During recent research we conducted on family eating behaviour, a side topic that occasionally emerged was internet usage - and the way it is simultaneously consumed and all consuming for many people. When it was all consuming, a pattern of behavior seemed to emerge.
Step One: Attraction to the endless possibilities of information and knowledge (hmmm…I wonder what else I could learn about XYZ?).
Step Two: The compulsion to collect everything and uncover the ultimate answer (just one more page, just one more article).
Step Three: The effect of an information hangover (wow…that was a huge waste of time).
Here’s a neat little quote from a woman we interviewed, illustrating the process:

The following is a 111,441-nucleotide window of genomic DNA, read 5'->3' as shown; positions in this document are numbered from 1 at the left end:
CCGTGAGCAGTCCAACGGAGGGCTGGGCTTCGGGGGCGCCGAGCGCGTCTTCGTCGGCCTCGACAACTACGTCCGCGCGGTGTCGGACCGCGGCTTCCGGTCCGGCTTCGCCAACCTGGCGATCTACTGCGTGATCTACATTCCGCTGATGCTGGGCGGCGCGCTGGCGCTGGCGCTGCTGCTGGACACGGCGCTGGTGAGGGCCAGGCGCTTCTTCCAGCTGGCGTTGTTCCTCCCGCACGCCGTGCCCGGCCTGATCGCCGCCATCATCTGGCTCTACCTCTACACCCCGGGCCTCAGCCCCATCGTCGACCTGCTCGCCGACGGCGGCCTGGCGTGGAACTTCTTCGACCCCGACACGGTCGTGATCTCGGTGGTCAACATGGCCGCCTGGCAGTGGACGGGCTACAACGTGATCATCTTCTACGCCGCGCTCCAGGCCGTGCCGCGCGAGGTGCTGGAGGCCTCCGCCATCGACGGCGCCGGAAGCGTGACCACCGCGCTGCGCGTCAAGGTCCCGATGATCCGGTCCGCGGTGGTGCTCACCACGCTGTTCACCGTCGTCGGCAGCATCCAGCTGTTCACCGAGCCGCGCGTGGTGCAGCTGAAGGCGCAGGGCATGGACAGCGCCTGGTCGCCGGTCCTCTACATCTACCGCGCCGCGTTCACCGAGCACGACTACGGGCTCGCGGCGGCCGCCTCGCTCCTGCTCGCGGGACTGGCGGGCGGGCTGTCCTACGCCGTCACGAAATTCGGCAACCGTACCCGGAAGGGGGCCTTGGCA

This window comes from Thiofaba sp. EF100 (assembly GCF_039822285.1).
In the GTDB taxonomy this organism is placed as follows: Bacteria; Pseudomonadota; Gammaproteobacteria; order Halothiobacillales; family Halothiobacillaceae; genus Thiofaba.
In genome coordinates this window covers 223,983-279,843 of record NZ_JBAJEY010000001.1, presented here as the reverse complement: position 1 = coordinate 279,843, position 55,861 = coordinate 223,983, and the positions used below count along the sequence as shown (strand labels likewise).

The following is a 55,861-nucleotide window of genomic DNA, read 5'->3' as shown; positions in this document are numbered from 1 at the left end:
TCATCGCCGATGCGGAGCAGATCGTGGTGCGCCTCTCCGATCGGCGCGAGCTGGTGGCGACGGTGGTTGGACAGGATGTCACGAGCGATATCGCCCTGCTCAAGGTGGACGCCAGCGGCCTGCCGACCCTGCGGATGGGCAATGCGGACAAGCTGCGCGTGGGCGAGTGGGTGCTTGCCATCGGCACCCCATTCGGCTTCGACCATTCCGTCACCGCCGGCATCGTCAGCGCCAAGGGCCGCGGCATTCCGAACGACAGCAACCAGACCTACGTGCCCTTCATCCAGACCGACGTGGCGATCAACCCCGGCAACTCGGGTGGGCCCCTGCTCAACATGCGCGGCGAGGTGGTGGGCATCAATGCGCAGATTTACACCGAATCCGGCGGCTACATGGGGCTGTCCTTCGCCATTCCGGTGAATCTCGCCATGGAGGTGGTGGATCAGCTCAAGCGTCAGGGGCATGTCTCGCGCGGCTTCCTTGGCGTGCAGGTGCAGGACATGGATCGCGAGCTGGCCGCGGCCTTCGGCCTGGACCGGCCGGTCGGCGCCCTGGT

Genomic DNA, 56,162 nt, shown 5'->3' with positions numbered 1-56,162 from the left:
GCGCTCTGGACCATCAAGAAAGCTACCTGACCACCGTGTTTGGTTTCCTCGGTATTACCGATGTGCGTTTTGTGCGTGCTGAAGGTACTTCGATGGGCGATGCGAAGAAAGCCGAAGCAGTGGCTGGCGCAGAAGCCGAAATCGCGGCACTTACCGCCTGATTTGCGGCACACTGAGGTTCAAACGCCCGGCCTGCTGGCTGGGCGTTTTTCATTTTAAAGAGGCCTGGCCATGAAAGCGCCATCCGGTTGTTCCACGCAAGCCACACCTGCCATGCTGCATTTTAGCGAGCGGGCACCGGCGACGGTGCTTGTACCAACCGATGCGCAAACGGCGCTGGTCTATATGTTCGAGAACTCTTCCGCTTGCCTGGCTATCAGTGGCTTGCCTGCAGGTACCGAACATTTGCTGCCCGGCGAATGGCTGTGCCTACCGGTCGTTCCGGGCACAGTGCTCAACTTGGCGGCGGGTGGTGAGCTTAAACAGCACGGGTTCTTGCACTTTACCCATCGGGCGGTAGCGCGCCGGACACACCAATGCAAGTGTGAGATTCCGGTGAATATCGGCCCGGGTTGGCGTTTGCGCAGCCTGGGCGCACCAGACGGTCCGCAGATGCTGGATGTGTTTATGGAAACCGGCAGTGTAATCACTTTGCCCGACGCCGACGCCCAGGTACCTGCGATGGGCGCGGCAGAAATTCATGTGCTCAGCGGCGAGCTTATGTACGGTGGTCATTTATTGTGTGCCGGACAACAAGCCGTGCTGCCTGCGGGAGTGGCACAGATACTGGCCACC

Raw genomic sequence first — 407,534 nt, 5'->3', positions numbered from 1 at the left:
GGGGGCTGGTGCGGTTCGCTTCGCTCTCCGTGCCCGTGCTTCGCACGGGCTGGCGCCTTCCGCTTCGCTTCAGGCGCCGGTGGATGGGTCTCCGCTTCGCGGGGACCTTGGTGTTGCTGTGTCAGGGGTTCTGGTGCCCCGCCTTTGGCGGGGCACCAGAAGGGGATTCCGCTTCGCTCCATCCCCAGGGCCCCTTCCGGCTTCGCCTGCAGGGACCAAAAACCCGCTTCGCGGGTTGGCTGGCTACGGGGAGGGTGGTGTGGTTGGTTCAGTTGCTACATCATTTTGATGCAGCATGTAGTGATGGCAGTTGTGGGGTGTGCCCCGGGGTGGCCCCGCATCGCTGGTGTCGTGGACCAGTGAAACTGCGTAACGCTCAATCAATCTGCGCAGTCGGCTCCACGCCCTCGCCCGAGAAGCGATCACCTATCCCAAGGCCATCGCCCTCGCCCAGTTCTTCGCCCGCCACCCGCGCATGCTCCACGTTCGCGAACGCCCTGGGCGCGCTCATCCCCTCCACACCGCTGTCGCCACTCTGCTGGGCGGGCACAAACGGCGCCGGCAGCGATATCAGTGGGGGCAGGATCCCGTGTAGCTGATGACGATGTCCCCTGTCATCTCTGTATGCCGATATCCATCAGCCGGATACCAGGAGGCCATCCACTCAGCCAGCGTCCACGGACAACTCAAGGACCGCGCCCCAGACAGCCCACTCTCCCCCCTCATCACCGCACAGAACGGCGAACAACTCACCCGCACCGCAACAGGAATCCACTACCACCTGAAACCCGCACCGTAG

“I’m addicted to the internet. If I’m being honest that’s actually a pretty good statement, it consumes most of my time. I don’t run my life around it per se, but my whole life is run around it. I live in front of my computer, which is why I don’t get anything done… Some of it’s good and some of it’s bad. I get mad at myself when I start researching something - and I don’t even know what I’m researching. Sometimes I end up thinking it was a complete waste of my time. For example when I focus on stuff I really don’t need to focus on. Like recently someone I knew was having a fecal blood test; that really got me going! Did I stop at one site? No! It was a complete waste of my time.” - Mother (2008)
In these instances the process of consuming information actually becomes more important than the information itself. For example, how many times do people actually manage to diagnose an illness on WebMD? Rarely? Never? But they keep trying, because the success of this site isn’t based on delivering outcomes; it’s based on delivering possibilities.